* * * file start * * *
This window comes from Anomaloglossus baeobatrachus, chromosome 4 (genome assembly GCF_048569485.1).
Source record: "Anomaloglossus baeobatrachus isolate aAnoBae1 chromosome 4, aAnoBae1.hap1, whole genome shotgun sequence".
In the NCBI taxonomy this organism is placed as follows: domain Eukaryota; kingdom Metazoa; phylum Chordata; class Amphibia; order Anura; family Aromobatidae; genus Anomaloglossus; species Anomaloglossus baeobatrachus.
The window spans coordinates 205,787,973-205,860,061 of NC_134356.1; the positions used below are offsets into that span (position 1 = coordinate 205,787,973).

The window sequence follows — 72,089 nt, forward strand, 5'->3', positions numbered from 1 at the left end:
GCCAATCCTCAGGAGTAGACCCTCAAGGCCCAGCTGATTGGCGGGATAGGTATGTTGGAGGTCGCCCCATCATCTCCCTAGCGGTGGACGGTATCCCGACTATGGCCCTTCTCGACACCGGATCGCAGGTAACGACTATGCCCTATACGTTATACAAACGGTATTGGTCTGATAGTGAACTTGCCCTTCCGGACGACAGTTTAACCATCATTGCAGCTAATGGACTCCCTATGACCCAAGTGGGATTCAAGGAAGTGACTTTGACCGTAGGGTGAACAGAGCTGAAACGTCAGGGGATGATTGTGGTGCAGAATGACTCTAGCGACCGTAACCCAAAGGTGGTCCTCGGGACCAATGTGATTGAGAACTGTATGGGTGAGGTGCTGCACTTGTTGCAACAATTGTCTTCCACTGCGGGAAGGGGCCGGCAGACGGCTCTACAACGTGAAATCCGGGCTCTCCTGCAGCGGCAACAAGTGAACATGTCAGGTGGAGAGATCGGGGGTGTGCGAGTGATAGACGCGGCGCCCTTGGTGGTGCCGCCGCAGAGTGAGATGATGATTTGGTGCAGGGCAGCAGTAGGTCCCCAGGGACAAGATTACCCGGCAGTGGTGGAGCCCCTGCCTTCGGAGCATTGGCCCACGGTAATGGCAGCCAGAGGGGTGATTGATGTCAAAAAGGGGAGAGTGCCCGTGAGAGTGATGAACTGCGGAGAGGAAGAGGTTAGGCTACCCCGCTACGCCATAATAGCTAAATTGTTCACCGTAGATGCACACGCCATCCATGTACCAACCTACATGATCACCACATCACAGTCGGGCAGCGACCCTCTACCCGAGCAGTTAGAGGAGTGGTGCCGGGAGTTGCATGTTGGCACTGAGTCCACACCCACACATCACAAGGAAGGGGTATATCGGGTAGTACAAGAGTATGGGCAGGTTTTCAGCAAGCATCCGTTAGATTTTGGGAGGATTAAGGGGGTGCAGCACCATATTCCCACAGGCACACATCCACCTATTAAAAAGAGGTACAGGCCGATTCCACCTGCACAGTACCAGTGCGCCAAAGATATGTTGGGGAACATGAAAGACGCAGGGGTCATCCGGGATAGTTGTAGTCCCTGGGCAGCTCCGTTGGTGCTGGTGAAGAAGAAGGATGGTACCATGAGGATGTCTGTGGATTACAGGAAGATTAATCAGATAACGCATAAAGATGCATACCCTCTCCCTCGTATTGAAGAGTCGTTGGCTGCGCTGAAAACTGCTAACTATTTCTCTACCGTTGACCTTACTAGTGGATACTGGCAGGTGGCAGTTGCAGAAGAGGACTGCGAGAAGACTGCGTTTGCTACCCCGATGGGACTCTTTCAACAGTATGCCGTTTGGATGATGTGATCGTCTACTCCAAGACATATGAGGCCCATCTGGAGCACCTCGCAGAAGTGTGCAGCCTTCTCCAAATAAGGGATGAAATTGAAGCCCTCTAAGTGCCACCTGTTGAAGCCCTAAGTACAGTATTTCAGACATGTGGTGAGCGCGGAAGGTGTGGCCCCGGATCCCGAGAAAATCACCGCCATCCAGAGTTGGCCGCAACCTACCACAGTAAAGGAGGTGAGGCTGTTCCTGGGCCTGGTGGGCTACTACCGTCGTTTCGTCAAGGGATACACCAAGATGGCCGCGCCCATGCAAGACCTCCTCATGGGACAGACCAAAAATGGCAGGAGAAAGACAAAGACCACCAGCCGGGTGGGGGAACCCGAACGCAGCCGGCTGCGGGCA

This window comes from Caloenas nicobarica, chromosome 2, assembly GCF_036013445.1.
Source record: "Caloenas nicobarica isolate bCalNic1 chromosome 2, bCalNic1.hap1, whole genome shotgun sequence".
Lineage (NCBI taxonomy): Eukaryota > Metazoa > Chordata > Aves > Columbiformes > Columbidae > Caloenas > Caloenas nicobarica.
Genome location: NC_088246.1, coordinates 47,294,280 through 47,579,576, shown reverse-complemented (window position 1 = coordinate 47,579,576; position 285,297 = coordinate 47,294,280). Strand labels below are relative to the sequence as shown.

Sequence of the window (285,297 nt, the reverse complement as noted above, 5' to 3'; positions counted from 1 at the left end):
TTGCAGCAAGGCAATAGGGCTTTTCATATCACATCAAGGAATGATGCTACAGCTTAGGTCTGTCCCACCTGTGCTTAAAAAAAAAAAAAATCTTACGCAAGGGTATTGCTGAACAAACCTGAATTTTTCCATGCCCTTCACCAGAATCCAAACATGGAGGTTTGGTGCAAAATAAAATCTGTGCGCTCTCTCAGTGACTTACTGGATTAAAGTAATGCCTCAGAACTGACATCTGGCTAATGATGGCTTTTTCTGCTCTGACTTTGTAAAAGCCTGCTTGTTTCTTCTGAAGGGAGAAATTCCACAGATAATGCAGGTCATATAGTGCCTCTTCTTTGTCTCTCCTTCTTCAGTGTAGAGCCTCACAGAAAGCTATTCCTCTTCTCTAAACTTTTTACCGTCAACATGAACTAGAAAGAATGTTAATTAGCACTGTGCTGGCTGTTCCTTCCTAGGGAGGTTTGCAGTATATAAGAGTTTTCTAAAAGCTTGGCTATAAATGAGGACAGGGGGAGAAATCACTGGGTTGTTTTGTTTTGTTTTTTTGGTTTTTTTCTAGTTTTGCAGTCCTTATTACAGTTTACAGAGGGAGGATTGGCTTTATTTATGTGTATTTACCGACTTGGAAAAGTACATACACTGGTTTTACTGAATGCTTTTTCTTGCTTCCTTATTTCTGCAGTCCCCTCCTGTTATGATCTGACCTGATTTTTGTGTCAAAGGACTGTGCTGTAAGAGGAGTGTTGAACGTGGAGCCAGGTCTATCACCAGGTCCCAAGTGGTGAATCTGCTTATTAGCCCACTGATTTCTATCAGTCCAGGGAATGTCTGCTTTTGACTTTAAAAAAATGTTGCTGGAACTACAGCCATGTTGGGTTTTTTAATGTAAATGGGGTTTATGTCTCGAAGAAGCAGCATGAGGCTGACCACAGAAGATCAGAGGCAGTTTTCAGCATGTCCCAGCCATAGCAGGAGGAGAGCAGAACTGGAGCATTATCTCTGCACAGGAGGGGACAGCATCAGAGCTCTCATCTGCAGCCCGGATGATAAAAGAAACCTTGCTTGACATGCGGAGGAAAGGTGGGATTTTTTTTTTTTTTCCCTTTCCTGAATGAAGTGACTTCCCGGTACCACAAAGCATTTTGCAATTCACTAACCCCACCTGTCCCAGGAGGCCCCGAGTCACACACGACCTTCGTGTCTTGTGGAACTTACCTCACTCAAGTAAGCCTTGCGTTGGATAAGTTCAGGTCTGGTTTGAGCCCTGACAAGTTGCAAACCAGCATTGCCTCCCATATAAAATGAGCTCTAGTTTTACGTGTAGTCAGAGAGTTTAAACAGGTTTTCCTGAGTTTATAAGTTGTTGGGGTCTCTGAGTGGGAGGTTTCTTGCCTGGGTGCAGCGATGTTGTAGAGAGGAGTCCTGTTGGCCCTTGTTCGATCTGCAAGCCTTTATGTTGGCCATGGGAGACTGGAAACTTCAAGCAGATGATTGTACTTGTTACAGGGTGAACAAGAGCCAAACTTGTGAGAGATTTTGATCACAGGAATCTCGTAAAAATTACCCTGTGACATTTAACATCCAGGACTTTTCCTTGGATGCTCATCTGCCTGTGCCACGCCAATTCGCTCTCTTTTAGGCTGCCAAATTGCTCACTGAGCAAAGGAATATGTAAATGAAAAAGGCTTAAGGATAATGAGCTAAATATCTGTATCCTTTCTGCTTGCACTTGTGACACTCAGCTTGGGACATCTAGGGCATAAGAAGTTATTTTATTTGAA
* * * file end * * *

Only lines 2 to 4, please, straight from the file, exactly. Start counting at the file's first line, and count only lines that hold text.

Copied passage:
Source record: "Anomaloglossus baeobatrachus isolate aAnoBae1 chromosome 4, aAnoBae1.hap1, whole genome shotgun sequence".
In the NCBI taxonomy this organism is placed as follows: domain Eukaryota; kingdom Metazoa; phylum Chordata; class Amphibia; order Anura; family Aromobatidae; genus Anomaloglossus; species Anomaloglossus baeobatrachus.
The window spans coordinates 205,787,973-205,860,061 of NC_134356.1; the positions used below are offsets into that span (position 1 = coordinate 205,787,973).